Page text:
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Faith in fasting

Most of the world’s population goes on fasting in April. Christians and Muslims, followers of the largest and the second largest religions, respectively, fast for long hours during the religious penitential period of Lent and Ramzan, respectively. It is also a time of repentance, abnegation and spiritual discipline.

During the holy period, most people give up eating the food they like most or abstain from other indulgences, apart from sex, alcohol and smoking — the “popular sins”. This period varies from one month to 40 days.

Non-communicable diseases such as diabetes, hypertension, high cholesterol, obesity and cancers are all lifestyle disorders and the primary modality of treatment prescribed is lifestyle management. It is a science “that works to integrate lifestyle-based healthy habits into the course of a person’s daily routine”.

Lifestyle management

Eating healthy food, maintaining moderation in diet, abstinence from habit-forming behaviour such as smoking and consumption of alcohol, regular physical activity and stress busting are the various components of lifestyle management.

Hindus have various fasting practices all through the year, popularly referred to as vrat, viradham or upavasa based on the lunar calendar. The degree of fasting may vary — from skipping a meal a day to eating only one meal a day or for a specified number of days, usually 48 days (Mandalam period for Sabarimala pilgrims).

Sometimes, fasting entails sustaining on vegan diets similar to the Mediterranean diet during certain months such as the Tamil month of Purattasi.

Selective avoidance of salt (a salt-free diet) on some days is a commonly observed practice. Salt is essential for life, but in excess is injurious to health.

Sikhism also has various periods of fasting, and the Langars, or community kitchens, in gurdwaras serve simple and healthy vegetarian food, though Sikhs are not disallowed from consuming non-vegetarian food. Several other religions have their own fasting regimens suited to their region, customs and beliefs.

Cleansing effect

There is ample scientific evidence to prove that the simple act of fasting improves metabolism, lowers blood sugar and blood pressure levels and cleanses the body of toxins which otherwise may cause intangible and irreversible inflammation at the cellular level.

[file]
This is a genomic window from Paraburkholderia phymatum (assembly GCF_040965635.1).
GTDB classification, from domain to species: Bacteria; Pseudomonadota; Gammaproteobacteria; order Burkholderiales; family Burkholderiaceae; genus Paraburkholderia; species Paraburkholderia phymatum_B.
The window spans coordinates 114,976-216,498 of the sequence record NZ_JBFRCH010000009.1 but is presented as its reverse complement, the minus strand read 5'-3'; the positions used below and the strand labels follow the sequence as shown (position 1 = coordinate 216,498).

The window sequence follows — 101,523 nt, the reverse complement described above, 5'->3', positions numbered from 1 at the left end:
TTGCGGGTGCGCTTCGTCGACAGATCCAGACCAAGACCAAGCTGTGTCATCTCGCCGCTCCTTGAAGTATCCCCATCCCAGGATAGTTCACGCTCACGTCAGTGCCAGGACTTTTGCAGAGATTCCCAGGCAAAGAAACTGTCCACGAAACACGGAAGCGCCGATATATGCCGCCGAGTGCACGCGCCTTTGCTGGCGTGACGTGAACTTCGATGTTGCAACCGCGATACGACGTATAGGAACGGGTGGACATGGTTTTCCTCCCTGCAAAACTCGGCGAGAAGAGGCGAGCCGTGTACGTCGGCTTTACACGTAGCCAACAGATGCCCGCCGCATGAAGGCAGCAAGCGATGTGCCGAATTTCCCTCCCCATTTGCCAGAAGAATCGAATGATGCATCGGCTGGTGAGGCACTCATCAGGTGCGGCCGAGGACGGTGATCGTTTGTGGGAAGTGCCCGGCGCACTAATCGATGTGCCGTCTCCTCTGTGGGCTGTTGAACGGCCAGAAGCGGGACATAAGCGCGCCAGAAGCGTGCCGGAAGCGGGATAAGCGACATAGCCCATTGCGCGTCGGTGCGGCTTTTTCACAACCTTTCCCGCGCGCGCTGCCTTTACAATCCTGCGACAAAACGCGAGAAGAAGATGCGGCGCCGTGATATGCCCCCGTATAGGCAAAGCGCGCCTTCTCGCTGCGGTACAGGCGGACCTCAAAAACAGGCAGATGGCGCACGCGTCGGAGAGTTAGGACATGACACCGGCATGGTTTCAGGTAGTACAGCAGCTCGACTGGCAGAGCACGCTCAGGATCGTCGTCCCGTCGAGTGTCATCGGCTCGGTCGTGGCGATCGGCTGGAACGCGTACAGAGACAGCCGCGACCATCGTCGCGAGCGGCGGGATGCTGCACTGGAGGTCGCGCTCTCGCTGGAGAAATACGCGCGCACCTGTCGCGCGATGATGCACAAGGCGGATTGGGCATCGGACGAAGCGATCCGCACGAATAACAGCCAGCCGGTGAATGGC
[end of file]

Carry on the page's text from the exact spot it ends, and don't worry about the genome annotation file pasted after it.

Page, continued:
The next important facet of lifestyle management is incorporating physical activity.

Religion practices often lead to physical activity which becomes apparent when we closely observe the customs and practices of worship — for instance, circumambulation, an integral practice of worship in religions such as Buddhism.

Places of worship such as big temples and churches with their vast courtyards provide ample opportunity and space for walking and also a conducive environment for socialising and promotion of arts and culture.

The offering of Namaz, the daily prayers of Muslims performed by kneeling down and prostrating, or the practice of Namaskarams by Hindus contributes to physical activity and ensures flexibility of joints. Similarly, Hindu practices such as thoppukaranams or the practice of squatting several counts with folded crossed arms reaching up to the ears is the oldest known version of high-intensity intermittent training technique and is a sure-shot method for weight loss.

Hence, these lifestyle habits which promote good health in the name of religion came much before evidence-based medicine came to be known and followed.

We physicians do not shy away from boasting that medicine is our religion, but it has become increasingly apparent that religion too has a healthy dose of medicine in it.

Irrespective of the faith we follow, the essence of any religion is to make human beings healthy. Health is defined as a state of complete physical and mental well-being, paving the way for promoting tolerance, love and peaceful coexistence.

It is unfortunate to see religion divide humanity and spread hatred contrary to its intention.

The true essence of religion has been lost over time, leaving behind empty rituals.

(The author is Dean, Government Omandurar Medical<QR> College, Chennai)

rjayanthi363@gmail.com


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Printable version | Jun 28, 2022 11:46:38 am | https://www.thehindu.com/opinion/open-page/faith-in-fasting/article65350883.ece